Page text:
Disclosures: The authors report no relevant financial disclosures.

Adolescents with type 1 diabetes assigned to a behavioral intervention had improvements in diet quality without increasing disordered eating behavior, study data show.

Miriam H. Eisenberg Colman, PhD, of the health behavior branch in the division of intramural population health research at Eunice Kennedy Shriver National Institute of Child Health and Human Development, and colleagues evaluated 90 adolescents (mean age, 13.7 years; 51.1% girls; 91% white) with type 1 diabetes (mean duration of diabetes, 6.7 years) to determine whether the effect of an 18-month behavioral intervention is associated with increased disordered eating behavior and the associations of disordered eating behavior with biomarkers of glycemic control and variability in treatment.

Participants assigned to the intervention group (n = 42) attended nine in-person sessions with trained research personnel that included behavioral techniques and education content to promote increased consumption of fruits, vegetables, whole grains and legumes. The final three sessions focused on challenges specific to social eating, meal planning and the food environment. The remaining 48 participants were assigned to a control group that did not focus on the dietary intervention.

Glycemic control measures were obtained at baseline, 6, 12 and 18 months. Participants completed the Diabetes-Management Questionnaire to report on adherence to diabetes-management tasks and as well as the Diabetes Eating Problem Survey-Revised (DEPS-R) to assess disordered eating behavior.

No differences were observed between the intervention and control groups for DEPS-R scores at any assessment period and no within-group differences were observed for DEPS-R scores from baseline to any assessment period.

Poorer glycemic control (P = .001), lower 1,5-anhydroglucitol (P = .01), higher mean sensor glucose (P = .001), percent of sensor glucose values greater than 180 mg/dL (P < .001) and poorer diabetes management (P = .03) were all associated with higher DEPS-R scores. No association was observed between DEPS-R and standard deviation of the mean sensor glucose, percent of sensor glucose values less than 70 mg/dL or mean amplitude of glycemic excursions.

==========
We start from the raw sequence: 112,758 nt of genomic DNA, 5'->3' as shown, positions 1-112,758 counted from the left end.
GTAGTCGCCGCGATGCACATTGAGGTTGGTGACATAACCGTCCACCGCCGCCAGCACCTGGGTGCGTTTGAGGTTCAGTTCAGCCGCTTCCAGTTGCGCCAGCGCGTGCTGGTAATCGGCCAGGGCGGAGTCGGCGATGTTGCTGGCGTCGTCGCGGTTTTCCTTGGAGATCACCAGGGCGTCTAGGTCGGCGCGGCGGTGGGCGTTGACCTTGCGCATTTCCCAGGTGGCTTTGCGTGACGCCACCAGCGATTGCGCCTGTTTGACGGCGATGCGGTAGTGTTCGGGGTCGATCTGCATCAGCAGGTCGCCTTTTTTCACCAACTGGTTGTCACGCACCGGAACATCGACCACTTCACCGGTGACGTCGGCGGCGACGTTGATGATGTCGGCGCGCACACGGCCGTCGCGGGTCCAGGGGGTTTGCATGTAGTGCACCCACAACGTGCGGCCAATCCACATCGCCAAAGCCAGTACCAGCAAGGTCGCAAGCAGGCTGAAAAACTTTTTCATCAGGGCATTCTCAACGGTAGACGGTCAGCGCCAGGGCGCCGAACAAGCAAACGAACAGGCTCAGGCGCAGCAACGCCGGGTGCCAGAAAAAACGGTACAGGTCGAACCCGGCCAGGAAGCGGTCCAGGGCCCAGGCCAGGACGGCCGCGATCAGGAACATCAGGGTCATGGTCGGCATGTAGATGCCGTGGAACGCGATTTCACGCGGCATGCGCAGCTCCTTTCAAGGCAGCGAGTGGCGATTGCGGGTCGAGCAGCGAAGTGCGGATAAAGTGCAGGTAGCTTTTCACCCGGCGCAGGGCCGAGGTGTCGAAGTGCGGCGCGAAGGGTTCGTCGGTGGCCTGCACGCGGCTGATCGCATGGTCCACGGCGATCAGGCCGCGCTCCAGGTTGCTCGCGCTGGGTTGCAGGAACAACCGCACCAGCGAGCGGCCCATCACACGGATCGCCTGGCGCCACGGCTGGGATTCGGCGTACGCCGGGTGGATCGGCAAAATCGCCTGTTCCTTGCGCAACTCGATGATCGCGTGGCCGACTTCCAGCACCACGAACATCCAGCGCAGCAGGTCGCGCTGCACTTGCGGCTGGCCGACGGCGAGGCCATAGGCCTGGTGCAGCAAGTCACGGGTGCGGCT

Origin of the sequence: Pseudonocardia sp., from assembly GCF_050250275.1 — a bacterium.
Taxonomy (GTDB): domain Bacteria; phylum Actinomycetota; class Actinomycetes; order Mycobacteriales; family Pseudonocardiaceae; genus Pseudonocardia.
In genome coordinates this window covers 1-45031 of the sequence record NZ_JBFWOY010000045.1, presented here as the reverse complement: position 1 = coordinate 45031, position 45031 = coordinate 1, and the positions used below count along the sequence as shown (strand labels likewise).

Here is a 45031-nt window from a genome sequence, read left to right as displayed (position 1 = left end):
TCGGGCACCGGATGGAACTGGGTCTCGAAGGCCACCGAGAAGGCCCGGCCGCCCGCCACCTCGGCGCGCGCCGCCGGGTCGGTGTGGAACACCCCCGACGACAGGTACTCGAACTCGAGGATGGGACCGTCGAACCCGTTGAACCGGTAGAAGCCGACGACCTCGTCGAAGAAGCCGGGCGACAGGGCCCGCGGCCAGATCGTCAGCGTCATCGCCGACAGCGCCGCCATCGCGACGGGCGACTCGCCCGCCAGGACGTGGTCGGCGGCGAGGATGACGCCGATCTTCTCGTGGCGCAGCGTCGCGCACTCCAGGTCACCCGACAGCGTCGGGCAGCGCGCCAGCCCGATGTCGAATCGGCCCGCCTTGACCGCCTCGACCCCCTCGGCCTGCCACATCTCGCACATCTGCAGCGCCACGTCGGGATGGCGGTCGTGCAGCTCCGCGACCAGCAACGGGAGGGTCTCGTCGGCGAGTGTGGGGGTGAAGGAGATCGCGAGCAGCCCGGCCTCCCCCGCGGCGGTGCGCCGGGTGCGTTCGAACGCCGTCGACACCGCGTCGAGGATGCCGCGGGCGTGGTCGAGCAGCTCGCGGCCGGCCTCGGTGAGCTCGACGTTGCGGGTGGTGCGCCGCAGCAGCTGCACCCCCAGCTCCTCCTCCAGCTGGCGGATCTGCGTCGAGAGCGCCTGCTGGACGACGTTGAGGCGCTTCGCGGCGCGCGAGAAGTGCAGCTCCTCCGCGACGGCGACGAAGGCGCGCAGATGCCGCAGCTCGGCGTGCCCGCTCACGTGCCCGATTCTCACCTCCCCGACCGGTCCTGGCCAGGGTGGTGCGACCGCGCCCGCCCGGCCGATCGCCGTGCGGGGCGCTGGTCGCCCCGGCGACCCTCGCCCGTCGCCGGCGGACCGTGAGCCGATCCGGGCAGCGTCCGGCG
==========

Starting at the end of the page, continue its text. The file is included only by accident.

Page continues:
Participants with higher DEPS-R scores at baseline were more likely to have mean sensor glucose and percent of sensor glucose values greater than 180 mg/dL compared with participants with lower DEPS-R scores at baseline.

“This study demonstrated the feasibility of improving diet quality without adversely impacting [disordered eating behavior] among adolescents with type 1 diabetes,” the researchers wrote. “Findings also showed an association of [disordered eating behavior] with sustained hyperglycemic rather than glycemic variability or hypoglycemia. Finally, results demonstrate that even at the subclinical levels seen in this sample, [disordered eating behavior] can hinder glycemic control during adolescence, emphasizing the importance of further research and early interventions to reduce these behaviors.” – by Amber Cox

Disclosures: The authors report no relevant financial disclosures.